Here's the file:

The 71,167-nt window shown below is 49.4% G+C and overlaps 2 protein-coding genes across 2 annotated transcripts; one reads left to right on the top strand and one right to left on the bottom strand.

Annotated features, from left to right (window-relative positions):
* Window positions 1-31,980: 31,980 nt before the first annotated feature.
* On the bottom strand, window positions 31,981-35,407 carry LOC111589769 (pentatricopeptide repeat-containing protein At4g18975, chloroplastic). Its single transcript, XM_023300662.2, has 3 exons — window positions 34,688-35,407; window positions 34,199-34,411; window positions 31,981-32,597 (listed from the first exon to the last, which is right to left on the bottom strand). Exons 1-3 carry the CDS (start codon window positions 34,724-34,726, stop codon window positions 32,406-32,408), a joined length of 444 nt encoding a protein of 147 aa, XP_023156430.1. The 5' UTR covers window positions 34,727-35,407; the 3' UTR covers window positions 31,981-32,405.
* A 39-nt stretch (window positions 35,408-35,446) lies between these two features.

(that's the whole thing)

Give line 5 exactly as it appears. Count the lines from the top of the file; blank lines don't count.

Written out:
* A 39-nt stretch (window positions 35,408-35,446) lies between these two features.